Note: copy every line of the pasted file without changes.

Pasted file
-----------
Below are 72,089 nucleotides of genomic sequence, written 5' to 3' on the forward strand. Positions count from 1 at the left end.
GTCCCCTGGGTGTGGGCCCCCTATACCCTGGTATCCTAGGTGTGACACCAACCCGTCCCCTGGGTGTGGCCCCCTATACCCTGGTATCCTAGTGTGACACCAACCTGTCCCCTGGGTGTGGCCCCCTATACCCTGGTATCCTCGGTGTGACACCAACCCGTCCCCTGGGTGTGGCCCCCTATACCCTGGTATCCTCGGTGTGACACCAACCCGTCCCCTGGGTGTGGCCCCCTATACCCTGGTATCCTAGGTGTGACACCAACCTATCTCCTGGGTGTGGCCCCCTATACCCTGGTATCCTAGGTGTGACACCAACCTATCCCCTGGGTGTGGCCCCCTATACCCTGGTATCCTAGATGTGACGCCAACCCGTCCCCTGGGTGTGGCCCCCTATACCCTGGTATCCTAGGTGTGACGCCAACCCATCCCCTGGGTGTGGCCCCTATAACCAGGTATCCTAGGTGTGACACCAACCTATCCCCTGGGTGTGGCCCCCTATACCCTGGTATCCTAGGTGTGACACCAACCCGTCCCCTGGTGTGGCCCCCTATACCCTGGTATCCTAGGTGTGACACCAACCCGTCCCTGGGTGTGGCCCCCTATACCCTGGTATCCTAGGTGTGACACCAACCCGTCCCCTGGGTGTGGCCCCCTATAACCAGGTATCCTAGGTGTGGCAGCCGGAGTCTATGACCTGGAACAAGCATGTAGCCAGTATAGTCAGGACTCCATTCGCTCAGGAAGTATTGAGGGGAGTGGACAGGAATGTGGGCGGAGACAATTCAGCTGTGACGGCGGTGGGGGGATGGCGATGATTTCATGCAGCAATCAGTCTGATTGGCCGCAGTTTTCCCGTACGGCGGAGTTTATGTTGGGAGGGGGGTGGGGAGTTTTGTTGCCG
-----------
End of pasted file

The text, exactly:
Below are 72,089 nucleotides of genomic sequence, written 5' to 3' on the forward strand. Positions count from 1 at the left end.
GTCCCCTGGGTGTGGGCCCCCTATACCCTGGTATCCTAGGTGTGACACCAACCCGTCCCCTGGGTGTGGCCCCCTATACCCTGGTATCCTAGTGTGACACCAACCTGTCCCCTGGGTGTGGCCCCCTATACCCTGGTATCCTCGGTGTGACACCAACCCGTCCCCTGGGTGTGGCCCCCTATACCCTGGTATCCTCGGTGTGACACCAACCCGTCCCCTGGGTGTGGCCCCCTATACCCTGGTATCCTAGGTGTGACACCAACCTATCTCCTGGGTGTGGCCCCCTATACCCTGGTATCCTAGGTGTGACACCAACCTATCCCCTGGGTGTGGCCCCCTATACCCTGGTATCCTAGATGTGACGCCAACCCGTCCCCTGGGTGTGGCCCCCTATACCCTGGTATCCTAGGTGTGACGCCAACCCATCCCCTGGGTGTGGCCCCTATAACCAGGTATCCTAGGTGTGACACCAACCTATCCCCTGGGTGTGGCCCCCTATACCCTGGTATCCTAGGTGTGACACCAACCCGTCCCCTGGTGTGGCCCCCTATACCCTGGTATCCTAGGTGTGACACCAACCCGTCCCTGGGTGTGGCCCCCTATACCCTGGTATCCTAGGTGTGACACCAACCCGTCCCCTGGGTGTGGCCCCCTATAACCAGGTATCCTAGGTGTGGCAGCCGGAGTCTATGACCTGGAACAAGCATGTAGCCAGTATAGTCAGGACTCCATTCGCTCAGGAAGTATTGAGGGGAGTGGACAGGAATGTGGGCGGAGACAATTCAGCTGTGACGGCGGTGGGGGGATGGCGATGATTTCATGCAGCAATCAGTCTGATTGGCCGCAGTTTTCCCGTACGGCGGAGTTTATGTTGGGAGGGGGGTGGGGAGTTTTGTTGCCG